Brisket Finished FAR to Early - Question

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stljammie

Newbie
Original poster
Aug 13, 2022
4
0
Hi All - New to the forum. I'm not sure if this is the place for this, but I had a few questions around smoking a brisket on a pellet grill. I completed my first attempt a little while back, and while the brisket wasn't bad, it finished far earlier than expected.

First thing - equipment. I have a Louisiana Grills SL700. Pellets Used - Pit Boss Oak Blend.

From my research, I concluded I'd probably need about 11 hours, so I started the smoke at 7:15a. I kept reading that I should be expecting a stall in the 165 degree range - I never hit the stall. The brisket finished after 6.5 hours. I still don't understand exactly what happened and am looking for some tips. I didn't get all that much of a smoke ring, and it'd obviously be even tastier if it were on for 11-12 hours vs 6.5.

I got the brisket from Costco. 12.61 lbs USDA Prime. I trimmed off 4 lbs 6.8 oz of fat for a final weight of 8 lbs 3 oz. Solely seasoned with salt and pepper.

The trimming went alright for my first batch. Fat wasn't too thick at the top and the fat in the meat rendered pretty well. I was a bit confused on the point on this brisket though as I was expecting more of a flap to cut off.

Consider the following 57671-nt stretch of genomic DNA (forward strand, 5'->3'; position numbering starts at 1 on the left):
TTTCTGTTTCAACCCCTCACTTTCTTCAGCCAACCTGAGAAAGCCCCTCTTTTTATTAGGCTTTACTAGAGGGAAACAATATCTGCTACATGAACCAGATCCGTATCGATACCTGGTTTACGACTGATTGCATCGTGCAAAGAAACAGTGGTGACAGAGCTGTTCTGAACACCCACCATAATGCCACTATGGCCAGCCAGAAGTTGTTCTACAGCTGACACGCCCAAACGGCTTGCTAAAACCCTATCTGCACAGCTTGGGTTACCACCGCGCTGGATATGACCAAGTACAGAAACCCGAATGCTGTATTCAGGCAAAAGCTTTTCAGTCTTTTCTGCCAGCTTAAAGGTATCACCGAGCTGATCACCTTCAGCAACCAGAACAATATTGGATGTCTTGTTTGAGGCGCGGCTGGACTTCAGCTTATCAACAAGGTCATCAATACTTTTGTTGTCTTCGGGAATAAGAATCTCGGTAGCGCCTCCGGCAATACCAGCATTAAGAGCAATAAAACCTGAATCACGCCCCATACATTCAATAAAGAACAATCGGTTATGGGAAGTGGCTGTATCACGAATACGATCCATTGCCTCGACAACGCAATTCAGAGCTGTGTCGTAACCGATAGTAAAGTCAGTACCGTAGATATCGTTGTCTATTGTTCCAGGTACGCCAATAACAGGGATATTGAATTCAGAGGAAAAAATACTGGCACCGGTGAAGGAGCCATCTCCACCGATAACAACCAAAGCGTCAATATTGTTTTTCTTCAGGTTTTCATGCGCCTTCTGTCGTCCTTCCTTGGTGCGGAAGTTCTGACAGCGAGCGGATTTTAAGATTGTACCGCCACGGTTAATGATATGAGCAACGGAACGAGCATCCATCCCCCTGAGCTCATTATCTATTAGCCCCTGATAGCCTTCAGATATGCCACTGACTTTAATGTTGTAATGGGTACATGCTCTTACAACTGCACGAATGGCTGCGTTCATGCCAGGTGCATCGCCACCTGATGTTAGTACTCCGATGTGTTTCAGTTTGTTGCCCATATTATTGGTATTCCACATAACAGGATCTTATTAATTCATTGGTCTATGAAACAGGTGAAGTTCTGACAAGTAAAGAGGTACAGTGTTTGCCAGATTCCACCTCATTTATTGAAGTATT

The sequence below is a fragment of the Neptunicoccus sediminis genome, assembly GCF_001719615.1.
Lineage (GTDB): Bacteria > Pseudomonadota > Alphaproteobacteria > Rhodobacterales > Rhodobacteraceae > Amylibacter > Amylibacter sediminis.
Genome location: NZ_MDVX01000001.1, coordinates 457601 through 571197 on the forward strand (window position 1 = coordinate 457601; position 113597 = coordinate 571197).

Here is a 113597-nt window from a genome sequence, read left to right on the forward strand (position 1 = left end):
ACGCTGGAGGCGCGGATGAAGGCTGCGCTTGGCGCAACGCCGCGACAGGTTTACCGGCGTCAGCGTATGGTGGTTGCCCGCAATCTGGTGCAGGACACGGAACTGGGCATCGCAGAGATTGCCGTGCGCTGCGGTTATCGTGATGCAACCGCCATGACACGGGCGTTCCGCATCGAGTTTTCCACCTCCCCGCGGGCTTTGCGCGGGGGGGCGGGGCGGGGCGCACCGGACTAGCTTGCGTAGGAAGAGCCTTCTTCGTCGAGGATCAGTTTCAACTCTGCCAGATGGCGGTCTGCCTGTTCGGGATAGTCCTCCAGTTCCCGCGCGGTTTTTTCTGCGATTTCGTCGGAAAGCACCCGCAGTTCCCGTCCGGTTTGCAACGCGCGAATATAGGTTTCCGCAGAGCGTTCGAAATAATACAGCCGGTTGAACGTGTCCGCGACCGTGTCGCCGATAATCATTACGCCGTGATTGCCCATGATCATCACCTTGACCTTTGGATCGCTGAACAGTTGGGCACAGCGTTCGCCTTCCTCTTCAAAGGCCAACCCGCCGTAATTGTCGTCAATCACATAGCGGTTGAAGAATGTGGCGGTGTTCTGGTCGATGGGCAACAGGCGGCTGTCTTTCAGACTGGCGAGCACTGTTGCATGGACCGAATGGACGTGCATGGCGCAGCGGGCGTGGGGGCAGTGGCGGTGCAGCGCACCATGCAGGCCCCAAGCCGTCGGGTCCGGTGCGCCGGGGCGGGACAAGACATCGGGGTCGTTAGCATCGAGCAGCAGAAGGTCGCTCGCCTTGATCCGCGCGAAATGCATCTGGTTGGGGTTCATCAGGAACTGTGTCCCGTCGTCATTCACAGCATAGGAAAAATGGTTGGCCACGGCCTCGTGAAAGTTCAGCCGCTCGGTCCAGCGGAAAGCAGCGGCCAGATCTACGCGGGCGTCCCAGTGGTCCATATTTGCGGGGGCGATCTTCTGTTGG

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For those who have critiques on the shaping and trimming of the brisket, fire away.

I set the grill at 250, so I guess question #1 would be - should I go lower (225)? The only water pan that I had was a square 9x9 pan (which has since been replaced). I put the brisket in the back half of the grill and let it sit and cook.

tempImageV4zhbV.png


I stuck a thermometer in the thickest part of the meat and looked at the reading from my pellet grill's screen every hour:
(All degrees Fahrenheit)
Hr 1 = 81
Hr 2 = 132
Hr 3 = 154
Hr 4 = 166
Hr 5 = 177
Hr 6 = 192
Hr 6.5 = 203

With all this said, and with the grill setup, is there anything obvious that I did wrong or anything you'd recommend trying? I'm most likely going to start at 225 degrees the next time around. I also know that my grill's internal thermometer could be incorrect, so I'll do tests shortly to see if that's also an issue.

Feel free to send over any critiques, glaring issues, things I should never do again. I'm on this forum to learn, not for an ego boost. I know there's a lot here.